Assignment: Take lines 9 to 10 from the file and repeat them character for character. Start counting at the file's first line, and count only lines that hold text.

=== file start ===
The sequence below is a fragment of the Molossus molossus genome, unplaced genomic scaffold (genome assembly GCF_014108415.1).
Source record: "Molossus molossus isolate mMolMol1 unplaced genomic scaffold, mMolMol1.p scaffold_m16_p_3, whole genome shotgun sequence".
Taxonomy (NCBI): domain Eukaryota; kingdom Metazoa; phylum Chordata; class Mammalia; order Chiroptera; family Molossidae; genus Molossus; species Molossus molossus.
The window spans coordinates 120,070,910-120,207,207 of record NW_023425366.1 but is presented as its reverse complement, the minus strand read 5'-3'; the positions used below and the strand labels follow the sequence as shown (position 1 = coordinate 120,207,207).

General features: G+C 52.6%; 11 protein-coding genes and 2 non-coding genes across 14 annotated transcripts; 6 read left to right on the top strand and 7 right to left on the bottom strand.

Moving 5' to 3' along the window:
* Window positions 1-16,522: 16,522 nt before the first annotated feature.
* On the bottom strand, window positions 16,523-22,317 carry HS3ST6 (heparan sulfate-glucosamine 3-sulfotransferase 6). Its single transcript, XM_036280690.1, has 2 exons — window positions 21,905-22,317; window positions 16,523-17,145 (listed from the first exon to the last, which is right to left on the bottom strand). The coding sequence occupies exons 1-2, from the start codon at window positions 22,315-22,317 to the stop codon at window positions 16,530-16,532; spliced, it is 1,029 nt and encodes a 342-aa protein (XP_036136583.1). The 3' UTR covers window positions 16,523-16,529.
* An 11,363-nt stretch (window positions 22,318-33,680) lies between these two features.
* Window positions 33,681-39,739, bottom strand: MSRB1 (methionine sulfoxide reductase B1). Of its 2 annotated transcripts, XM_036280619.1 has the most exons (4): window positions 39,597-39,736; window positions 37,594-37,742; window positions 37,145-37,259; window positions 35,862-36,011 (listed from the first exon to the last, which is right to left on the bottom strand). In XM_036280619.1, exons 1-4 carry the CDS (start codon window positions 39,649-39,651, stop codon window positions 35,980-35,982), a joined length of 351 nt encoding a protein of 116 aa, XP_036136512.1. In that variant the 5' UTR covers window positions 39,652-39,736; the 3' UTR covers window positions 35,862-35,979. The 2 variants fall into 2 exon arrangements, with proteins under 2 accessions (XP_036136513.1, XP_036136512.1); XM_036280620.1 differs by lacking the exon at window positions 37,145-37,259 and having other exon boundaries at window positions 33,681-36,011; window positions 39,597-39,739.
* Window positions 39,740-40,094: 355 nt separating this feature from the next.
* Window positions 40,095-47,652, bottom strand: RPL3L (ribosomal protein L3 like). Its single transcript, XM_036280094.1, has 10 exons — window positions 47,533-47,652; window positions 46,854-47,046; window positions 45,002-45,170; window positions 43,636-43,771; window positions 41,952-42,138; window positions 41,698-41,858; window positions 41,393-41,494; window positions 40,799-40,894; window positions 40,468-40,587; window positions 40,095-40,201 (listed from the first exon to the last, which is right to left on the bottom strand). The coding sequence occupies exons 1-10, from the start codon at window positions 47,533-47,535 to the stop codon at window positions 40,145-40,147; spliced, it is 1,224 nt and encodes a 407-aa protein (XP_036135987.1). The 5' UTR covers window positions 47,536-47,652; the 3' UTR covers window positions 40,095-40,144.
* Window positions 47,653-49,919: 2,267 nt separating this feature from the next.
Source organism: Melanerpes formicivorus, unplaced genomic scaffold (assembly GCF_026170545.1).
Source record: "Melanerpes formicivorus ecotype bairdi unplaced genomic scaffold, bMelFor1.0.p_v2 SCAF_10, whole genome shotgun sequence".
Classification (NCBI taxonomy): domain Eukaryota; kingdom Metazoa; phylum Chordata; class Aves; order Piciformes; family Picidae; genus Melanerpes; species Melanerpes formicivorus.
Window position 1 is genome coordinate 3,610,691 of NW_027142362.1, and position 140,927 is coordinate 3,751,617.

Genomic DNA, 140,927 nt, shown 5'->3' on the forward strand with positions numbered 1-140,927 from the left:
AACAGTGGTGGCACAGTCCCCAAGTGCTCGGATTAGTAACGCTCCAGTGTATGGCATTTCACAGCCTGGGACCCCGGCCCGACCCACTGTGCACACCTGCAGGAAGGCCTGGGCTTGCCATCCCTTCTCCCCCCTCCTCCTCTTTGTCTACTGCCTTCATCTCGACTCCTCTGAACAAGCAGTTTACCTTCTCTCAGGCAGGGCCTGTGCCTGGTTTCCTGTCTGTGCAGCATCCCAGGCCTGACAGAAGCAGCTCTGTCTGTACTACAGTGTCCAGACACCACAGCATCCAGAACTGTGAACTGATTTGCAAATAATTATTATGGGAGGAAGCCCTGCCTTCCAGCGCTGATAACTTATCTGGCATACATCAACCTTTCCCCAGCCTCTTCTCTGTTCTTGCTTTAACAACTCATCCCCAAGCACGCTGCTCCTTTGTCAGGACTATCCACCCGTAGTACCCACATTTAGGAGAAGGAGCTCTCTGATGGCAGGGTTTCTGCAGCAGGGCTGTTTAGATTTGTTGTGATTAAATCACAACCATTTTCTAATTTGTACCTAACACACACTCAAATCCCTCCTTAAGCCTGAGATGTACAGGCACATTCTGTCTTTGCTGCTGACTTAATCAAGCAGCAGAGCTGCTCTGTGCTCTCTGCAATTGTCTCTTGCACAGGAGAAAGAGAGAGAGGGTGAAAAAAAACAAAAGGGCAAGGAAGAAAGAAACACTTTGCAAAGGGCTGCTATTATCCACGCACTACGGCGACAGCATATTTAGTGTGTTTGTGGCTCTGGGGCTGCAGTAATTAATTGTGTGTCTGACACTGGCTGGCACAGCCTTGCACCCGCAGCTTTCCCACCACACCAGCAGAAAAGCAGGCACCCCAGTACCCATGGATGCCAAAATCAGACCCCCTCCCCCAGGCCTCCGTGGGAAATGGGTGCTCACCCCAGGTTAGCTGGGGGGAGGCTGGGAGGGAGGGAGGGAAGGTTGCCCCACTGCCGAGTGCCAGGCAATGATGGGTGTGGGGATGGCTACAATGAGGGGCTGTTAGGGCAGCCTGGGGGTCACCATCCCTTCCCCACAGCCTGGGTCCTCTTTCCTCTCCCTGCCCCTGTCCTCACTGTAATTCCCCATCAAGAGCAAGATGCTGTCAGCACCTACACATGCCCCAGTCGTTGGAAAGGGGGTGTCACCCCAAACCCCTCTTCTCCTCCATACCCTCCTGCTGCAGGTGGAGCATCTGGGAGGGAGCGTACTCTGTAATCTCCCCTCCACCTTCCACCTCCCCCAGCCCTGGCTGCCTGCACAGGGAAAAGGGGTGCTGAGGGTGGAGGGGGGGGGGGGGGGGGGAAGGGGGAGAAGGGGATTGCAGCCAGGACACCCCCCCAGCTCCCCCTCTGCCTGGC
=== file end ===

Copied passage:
* An 11,363-nt stretch (window positions 22,318-33,680) lies between these two features.
* Window positions 33,681-39,739, bottom strand: MSRB1 (methionine sulfoxide reductase B1). Of its 2 annotated transcripts, XM_036280619.1 has the most exons (4): window positions 39,597-39,736; window positions 37,594-37,742; window positions 37,145-37,259; window positions 35,862-36,011 (listed from the first exon to the last, which is right to left on the bottom strand). In XM_036280619.1, exons 1-4 carry the CDS (start codon window positions 39,649-39,651, stop codon window positions 35,980-35,982), a joined length of 351 nt encoding a protein of 116 aa, XP_036136512.1. In that variant the 5' UTR covers window positions 39,652-39,736; the 3' UTR covers window positions 35,862-35,979. The 2 variants fall into 2 exon arrangements, with proteins under 2 accessions (XP_036136513.1, XP_036136512.1); XM_036280620.1 differs by lacking the exon at window positions 37,145-37,259 and having other exon boundaries at window positions 33,681-36,011; window positions 39,597-39,739.